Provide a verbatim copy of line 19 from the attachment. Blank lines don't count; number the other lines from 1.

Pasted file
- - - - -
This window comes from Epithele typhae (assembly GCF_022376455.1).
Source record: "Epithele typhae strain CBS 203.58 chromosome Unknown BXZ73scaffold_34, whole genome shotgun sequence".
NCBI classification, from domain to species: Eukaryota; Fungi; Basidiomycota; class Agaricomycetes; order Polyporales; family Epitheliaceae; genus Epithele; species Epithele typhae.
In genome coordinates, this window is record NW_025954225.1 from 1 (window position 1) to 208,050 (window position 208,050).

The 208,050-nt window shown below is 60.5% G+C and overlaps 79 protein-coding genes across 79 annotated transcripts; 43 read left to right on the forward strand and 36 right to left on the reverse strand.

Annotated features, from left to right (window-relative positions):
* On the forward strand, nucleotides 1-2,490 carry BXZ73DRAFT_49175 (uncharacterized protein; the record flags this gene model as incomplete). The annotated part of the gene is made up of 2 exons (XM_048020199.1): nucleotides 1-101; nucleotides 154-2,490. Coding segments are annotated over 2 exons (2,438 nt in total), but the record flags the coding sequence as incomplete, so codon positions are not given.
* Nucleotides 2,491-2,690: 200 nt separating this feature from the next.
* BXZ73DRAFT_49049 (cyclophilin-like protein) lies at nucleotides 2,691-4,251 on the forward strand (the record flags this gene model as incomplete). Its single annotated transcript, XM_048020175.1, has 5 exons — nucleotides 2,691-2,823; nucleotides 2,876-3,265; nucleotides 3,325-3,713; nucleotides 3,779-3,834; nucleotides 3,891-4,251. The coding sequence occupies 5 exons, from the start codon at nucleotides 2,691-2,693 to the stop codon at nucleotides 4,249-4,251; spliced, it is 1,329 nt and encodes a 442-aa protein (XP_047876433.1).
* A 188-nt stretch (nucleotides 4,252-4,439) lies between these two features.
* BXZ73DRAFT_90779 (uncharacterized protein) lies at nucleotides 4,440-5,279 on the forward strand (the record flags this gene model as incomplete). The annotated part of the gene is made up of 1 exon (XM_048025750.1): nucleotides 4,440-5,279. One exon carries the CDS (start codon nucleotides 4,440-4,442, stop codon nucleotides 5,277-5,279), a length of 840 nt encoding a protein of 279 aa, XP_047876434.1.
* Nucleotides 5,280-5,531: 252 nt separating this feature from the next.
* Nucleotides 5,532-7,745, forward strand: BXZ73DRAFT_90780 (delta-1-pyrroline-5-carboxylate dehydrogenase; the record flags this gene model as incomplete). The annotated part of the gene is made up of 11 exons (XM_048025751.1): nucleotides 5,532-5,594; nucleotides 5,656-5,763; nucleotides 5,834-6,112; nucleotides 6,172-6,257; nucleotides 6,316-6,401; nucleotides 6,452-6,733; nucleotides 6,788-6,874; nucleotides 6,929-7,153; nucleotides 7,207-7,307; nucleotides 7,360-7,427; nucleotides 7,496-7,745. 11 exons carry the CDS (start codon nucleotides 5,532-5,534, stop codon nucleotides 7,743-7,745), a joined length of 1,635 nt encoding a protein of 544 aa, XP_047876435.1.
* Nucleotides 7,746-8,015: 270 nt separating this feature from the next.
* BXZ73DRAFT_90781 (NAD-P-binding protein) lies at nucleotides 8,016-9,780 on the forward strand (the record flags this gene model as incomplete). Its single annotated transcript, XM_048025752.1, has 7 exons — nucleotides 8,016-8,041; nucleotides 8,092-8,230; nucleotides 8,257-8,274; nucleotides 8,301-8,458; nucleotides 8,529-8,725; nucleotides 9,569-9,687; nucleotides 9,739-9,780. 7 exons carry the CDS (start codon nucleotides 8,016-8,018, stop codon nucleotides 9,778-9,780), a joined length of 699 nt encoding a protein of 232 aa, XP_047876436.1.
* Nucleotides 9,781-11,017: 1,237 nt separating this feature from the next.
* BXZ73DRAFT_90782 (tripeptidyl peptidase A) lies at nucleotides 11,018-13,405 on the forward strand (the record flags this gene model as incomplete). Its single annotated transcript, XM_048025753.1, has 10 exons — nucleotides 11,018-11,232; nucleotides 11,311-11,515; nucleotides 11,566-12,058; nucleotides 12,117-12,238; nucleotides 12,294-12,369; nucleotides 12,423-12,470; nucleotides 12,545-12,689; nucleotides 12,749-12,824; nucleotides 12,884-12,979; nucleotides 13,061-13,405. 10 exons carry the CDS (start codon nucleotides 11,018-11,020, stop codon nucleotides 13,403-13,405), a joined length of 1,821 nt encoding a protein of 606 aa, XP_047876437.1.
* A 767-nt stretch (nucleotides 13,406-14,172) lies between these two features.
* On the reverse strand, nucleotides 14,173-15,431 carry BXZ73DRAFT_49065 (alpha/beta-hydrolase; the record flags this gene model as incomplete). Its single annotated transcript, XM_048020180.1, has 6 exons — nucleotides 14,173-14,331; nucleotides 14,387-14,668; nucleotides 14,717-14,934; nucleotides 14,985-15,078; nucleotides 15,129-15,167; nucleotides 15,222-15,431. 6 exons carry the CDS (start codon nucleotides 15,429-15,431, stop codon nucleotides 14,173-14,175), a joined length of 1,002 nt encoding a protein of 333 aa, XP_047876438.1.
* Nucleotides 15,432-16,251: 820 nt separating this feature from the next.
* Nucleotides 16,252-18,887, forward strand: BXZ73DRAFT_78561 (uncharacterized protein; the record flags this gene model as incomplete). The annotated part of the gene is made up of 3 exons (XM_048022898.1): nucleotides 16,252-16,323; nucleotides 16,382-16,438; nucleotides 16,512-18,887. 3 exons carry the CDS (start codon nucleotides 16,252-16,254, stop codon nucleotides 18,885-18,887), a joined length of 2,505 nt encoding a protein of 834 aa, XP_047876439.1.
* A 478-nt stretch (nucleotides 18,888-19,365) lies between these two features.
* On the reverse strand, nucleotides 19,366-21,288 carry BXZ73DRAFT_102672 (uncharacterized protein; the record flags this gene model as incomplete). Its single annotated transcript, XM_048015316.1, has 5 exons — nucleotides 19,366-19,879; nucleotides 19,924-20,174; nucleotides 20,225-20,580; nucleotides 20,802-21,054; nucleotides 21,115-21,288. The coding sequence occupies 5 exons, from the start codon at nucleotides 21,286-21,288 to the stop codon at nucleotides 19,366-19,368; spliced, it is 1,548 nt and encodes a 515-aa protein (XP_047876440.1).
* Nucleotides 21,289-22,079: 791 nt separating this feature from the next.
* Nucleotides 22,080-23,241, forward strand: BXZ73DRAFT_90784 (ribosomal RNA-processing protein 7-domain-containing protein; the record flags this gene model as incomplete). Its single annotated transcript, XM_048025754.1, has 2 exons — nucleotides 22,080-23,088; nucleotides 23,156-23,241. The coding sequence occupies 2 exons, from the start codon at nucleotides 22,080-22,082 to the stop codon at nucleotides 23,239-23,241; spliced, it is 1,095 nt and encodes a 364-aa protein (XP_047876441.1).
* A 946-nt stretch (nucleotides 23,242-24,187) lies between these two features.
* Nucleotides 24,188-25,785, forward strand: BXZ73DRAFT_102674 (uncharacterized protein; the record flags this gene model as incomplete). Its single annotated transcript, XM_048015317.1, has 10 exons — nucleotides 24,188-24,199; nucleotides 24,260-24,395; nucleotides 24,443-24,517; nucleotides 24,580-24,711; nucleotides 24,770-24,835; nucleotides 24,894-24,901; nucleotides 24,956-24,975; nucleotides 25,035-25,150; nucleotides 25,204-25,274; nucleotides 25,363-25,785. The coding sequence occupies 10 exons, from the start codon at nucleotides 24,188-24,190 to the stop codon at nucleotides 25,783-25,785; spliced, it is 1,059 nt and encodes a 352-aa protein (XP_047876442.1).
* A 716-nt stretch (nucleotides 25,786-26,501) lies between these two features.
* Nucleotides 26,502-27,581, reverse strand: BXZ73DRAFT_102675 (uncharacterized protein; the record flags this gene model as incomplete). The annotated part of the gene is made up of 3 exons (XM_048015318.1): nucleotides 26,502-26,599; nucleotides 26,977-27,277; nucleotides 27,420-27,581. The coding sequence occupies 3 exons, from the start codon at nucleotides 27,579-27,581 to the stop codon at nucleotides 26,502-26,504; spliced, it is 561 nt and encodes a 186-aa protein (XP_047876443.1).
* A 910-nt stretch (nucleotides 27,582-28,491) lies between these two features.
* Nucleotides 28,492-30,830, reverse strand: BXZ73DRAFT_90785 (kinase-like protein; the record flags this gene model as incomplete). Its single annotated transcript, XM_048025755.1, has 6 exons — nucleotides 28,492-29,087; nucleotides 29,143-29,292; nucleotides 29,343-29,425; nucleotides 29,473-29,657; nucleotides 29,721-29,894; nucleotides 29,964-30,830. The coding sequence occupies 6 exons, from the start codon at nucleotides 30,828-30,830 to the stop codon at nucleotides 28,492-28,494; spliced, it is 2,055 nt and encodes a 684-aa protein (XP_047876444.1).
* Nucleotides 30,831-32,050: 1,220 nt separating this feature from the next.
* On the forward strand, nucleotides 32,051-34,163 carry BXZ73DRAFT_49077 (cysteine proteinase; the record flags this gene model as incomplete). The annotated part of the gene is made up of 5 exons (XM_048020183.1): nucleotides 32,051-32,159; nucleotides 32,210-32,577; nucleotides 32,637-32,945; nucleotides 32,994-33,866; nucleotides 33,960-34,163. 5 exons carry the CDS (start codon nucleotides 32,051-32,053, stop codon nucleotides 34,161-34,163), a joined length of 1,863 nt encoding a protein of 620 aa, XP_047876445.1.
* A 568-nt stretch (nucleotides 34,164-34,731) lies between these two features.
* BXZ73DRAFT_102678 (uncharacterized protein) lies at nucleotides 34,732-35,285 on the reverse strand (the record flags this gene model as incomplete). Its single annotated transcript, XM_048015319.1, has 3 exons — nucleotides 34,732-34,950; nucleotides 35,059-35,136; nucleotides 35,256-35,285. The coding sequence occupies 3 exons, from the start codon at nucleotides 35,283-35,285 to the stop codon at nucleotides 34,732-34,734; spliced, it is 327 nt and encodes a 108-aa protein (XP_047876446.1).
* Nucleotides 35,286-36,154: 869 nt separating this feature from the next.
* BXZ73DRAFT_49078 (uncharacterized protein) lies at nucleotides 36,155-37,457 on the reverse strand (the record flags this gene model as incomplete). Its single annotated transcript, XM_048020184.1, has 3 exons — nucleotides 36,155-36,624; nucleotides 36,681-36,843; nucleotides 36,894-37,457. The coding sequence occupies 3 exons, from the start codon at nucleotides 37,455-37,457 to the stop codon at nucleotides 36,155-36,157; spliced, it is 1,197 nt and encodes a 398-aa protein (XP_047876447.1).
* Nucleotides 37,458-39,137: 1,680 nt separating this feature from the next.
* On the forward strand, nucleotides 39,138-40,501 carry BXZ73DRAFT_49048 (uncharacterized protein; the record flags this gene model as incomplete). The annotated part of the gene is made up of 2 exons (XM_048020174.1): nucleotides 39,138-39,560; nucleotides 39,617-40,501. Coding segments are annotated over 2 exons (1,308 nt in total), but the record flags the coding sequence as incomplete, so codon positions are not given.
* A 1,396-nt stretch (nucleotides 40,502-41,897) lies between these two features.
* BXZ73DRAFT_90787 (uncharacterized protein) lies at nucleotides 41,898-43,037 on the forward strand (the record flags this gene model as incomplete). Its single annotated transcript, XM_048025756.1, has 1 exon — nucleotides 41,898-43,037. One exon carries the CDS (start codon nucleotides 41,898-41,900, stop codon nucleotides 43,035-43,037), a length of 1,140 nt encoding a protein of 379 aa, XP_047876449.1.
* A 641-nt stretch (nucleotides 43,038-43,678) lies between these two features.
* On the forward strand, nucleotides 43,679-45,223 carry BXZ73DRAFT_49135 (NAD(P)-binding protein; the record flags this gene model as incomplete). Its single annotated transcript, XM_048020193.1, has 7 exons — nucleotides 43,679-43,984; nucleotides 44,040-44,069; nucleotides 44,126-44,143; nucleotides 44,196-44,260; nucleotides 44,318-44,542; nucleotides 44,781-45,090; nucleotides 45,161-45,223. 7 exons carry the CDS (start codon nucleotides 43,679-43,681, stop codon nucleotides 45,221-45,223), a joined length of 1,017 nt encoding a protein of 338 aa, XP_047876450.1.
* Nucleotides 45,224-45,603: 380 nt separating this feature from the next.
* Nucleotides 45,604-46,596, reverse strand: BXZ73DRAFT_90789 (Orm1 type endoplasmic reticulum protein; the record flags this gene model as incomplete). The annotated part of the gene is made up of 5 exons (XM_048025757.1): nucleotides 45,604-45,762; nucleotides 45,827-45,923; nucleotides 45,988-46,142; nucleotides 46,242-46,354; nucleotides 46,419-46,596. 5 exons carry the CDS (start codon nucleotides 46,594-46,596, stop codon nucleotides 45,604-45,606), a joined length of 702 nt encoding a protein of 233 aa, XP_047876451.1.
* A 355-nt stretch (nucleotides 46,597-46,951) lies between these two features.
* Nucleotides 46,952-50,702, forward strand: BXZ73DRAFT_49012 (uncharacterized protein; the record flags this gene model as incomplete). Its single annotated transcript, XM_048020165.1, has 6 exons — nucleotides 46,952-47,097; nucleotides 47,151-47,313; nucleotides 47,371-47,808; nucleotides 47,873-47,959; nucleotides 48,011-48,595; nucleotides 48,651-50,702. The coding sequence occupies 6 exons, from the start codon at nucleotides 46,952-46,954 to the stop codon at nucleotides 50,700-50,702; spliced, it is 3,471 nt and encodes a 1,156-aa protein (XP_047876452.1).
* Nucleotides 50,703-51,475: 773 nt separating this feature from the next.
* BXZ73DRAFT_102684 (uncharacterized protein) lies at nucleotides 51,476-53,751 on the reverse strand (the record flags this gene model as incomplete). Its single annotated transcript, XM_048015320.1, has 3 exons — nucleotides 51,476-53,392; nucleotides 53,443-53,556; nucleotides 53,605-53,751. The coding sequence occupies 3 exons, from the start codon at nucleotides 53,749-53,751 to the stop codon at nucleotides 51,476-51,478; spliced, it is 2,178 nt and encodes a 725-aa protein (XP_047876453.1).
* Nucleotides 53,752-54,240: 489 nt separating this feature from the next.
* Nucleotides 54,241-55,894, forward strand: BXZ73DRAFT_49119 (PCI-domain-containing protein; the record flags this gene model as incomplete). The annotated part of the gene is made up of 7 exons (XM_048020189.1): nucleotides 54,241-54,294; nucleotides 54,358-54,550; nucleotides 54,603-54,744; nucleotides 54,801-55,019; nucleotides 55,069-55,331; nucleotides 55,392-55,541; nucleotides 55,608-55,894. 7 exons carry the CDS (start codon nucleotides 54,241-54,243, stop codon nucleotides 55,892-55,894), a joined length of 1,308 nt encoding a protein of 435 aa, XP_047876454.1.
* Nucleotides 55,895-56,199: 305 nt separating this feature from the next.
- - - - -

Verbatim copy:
* On the reverse strand, nucleotides 14,173-15,431 carry BXZ73DRAFT_49065 (alpha/beta-hydrolase; the record flags this gene model as incomplete). Its single annotated transcript, XM_048020180.1, has 6 exons — nucleotides 14,173-14,331; nucleotides 14,387-14,668; nucleotides 14,717-14,934; nucleotides 14,985-15,078; nucleotides 15,129-15,167; nucleotides 15,222-15,431. 6 exons carry the CDS (start codon nucleotides 15,429-15,431, stop codon nucleotides 14,173-14,175), a joined length of 1,002 nt encoding a protein of 333 aa, XP_047876438.1.